Interactive map of global shipping routes

Kiln and the UCL Energy Institute have created shipmap.org, a fascinating interactive map that tracks global shipping for a year (2012).

Screengrab of shipmap.org
How the map looks with all the routes selected. Click on image to go to shipmap.org

Here’s how it works:

The merchant fleet is divided into five categories, each of which has a filter and a CO2 and freight counter for the hour shown on the clock:

  • Container (e.g. manufactured goods): number of container slots equivalent to 20 feet (i.e. a 40-foot container takes two slots)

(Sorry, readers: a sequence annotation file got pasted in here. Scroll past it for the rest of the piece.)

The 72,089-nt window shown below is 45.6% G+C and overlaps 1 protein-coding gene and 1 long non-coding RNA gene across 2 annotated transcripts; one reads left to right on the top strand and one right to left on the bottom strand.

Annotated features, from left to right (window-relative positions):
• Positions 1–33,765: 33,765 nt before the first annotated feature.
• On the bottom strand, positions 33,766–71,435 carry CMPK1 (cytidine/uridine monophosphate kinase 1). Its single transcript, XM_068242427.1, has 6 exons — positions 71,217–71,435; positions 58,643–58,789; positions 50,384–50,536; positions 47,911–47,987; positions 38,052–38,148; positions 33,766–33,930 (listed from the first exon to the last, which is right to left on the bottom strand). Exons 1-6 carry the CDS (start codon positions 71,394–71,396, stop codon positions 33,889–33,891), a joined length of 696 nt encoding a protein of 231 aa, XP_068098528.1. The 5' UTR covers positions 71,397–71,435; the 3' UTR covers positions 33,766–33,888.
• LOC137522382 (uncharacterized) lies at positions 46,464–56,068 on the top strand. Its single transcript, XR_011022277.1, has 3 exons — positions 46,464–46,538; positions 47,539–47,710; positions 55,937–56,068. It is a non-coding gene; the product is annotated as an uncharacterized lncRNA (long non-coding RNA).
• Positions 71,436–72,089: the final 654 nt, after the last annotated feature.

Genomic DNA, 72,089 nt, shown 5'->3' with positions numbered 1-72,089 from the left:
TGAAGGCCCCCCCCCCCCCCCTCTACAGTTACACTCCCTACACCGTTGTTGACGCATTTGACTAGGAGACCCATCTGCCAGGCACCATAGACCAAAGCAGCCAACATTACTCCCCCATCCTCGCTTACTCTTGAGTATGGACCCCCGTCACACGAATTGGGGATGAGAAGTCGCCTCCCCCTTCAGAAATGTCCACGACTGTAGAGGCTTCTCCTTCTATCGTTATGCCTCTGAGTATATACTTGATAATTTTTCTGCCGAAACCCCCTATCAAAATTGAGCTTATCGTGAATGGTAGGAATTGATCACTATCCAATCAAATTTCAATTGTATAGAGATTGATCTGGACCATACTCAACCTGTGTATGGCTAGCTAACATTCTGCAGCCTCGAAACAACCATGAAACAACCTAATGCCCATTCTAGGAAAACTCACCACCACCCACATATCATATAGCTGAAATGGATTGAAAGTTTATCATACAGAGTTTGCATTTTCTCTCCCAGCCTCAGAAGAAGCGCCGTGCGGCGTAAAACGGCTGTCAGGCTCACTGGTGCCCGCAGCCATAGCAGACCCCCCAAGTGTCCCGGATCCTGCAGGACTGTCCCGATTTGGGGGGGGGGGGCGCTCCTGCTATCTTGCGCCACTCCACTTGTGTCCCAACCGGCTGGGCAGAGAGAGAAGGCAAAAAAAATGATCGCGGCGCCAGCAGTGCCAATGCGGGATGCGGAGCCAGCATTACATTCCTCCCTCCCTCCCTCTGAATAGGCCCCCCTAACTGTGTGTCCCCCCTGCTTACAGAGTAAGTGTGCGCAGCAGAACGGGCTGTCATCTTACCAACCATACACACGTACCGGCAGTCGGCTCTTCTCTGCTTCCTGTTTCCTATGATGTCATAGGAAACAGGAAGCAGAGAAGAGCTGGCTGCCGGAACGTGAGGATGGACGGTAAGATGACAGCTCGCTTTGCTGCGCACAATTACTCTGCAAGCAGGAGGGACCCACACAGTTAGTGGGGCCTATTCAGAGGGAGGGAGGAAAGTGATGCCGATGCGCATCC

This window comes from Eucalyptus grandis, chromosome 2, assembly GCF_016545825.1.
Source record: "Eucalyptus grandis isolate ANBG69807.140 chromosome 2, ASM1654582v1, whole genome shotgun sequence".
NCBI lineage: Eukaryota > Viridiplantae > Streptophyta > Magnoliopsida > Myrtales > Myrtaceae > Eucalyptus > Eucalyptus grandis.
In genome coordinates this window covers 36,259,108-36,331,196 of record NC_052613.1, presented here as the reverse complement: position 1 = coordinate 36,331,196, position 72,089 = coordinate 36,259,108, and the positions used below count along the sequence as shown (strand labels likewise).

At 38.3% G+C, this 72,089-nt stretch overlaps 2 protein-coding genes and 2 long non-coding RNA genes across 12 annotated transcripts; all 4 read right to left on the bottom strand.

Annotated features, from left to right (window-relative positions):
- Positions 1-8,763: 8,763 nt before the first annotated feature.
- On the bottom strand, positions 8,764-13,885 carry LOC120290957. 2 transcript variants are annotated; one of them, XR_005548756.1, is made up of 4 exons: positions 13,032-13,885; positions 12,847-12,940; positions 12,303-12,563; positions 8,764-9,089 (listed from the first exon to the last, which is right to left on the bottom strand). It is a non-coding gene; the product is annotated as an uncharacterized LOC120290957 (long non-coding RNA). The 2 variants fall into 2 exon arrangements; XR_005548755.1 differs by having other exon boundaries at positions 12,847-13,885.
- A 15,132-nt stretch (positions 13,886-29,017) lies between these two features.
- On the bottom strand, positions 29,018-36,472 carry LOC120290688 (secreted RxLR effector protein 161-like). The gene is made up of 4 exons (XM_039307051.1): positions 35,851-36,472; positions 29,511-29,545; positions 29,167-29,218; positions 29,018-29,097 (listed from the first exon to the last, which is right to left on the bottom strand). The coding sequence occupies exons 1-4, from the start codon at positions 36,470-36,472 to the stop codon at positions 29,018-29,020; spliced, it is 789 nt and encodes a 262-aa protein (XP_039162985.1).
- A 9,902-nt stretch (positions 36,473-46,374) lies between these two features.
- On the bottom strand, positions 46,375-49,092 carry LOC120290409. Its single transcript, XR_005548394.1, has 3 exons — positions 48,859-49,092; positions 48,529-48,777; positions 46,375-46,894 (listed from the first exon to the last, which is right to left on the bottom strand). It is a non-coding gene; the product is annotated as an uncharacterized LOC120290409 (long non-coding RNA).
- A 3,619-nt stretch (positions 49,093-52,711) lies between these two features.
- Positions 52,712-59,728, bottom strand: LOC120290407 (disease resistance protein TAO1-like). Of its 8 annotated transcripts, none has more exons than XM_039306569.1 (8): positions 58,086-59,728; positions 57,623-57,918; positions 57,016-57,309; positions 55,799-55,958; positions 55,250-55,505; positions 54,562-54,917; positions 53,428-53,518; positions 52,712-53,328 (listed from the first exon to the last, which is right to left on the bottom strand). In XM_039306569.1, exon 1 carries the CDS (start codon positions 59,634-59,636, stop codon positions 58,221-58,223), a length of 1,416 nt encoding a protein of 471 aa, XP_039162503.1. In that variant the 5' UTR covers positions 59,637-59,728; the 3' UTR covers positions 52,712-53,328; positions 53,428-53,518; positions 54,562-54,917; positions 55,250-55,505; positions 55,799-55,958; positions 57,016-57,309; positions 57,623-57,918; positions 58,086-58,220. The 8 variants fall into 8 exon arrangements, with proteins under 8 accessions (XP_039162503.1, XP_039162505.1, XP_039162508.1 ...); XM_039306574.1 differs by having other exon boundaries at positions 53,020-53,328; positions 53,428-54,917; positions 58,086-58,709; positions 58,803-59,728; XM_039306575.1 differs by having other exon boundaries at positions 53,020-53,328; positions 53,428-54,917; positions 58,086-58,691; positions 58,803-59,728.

• Dry bulk (e.g. coal, aggregates): combined weight of cargo, fuel, water, provisions, passengers and crew a vessel can carry, measured in thousand tonnes
  • Tanker (e.g. oil, chemicals): same as dry bulk
  • Gas bulk (e.g. liquified natural gas): capacity for gases, measured in cubic metres
  • Vehicles (e.g. cars): same as dry bulk

If you’re interested in tracking ships around New Zealand (or anywhere, really), I can recommend marinetraffic.com. The website and the app are great.

You might also be interested in the arrival and departure of ships at New Zealand’s ports:

North Port (Marsden Point)
Ports of Auckland
Port of Tauranga
Port Nelson
Napier Port
Centre Port (Wellington)
Port Taranaki
Lyttleton
Port Otago
South Port (Bluff)